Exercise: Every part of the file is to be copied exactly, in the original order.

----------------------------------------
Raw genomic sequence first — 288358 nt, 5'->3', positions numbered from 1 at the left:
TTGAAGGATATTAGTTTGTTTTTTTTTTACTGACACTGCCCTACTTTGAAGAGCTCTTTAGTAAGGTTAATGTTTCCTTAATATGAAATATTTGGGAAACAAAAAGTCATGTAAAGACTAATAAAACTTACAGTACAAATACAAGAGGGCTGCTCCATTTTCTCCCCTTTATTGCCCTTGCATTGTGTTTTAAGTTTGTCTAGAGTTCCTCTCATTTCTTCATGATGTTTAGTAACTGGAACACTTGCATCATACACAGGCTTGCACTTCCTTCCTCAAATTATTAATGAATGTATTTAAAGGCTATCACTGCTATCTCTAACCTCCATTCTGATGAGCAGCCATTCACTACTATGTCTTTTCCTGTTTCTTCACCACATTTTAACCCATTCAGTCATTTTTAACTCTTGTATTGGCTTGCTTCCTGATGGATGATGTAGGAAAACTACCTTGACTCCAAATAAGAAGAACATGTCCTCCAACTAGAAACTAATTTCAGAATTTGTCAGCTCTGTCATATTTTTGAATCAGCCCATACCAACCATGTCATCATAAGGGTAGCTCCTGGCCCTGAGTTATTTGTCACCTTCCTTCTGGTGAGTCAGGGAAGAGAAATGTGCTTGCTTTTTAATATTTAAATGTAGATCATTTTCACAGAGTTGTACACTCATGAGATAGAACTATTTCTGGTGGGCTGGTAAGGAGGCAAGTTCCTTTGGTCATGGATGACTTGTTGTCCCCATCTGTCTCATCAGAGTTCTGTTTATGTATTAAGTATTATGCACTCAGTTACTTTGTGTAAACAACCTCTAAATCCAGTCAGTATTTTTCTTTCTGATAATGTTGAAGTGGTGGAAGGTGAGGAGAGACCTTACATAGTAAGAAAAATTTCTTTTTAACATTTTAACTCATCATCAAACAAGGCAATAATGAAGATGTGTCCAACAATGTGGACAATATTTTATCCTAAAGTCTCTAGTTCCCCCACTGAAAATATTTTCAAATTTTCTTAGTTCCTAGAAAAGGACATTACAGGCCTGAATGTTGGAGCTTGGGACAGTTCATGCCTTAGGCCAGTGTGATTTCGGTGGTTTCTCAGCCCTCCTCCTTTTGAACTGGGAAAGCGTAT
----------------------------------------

Raw genomic sequence first — 288358 nt, 5'->3', positions numbered from 1 at the left:
TTGAAGGATATTAGTTTGTTTTTTTTTTACTGACACTGCCCTACTTTGAAGAGCTCTTTAGTAAGGTTAATGTTTCCTTAATATGAAATATTTGGGAAACAAAAAGTCATGTAAAGACTAATAAAACTTACAGTACAAATACAAGAGGGCTGCTCCATTTTCTCCCCTTTATTGCCCTTGCATTGTGTTTTAAGTTTGTCTAGAGTTCCTCTCATTTCTTCATGATGTTTAGTAACTGGAACACTTGCATCATACACAGGCTTGCACTTCCTTCCTCAAATTATTAATGAATGTATTTAAAGGCTATCACTGCTATCTCTAACCTCCATTCTGATGAGCAGCCATTCACTACTATGTCTTTTCCTGTTTCTTCACCACATTTTAACCCATTCAGTCATTTTTAACTCTTGTATTGGCTTGCTTCCTGATGGATGATGTAGGAAAACTACCTTGACTCCAAATAAGAAGAACATGTCCTCCAACTAGAAACTAATTTCAGAATTTGTCAGCTCTGTCATATTTTTGAATCAGCCCATACCAACCATGTCATCATAAGGGTAGCTCCTGGCCCTGAGTTATTTGTCACCTTCCTTCTGGTGAGTCAGGGAAGAGAAATGTGCTTGCTTTTTAATATTTAAATGTAGATCATTTTCACAGAGTTGTACACTCATGAGATAGAACTATTTCTGGTGGGCTGGTAAGGAGGCAAGTTCCTTTGGTCATGGATGACTTGTTGTCCCCATCTGTCTCATCAGAGTTCTGTTTATGTATTAAGTATTATGCACTCAGTTACTTTGTGTAAACAACCTCTAAATCCAGTCAGTATTTTTCTTTCTGATAATGTTGAAGTGGTGGAAGGTGAGGAGAGACCTTACATAGTAAGAAAAATTTCTTTTTAACATTTTAACTCATCATCAAACAAGGCAATAATGAAGATGTGTCCAACAATGTGGACAATATTTTATCCTAAAGTCTCTAGTTCCCCCACTGAAAATATTTTCAAATTTTCTTAGTTCCTAGAAAAGGACATTACAGGCCTGAATGTTGGAGCTTGGGACAGTTCATGCCTTAGGCCAGTGTGATTTCGGTGGTTTCTCAGCCCTCCTCCTTTTGAACTGGGAAAGCGTAT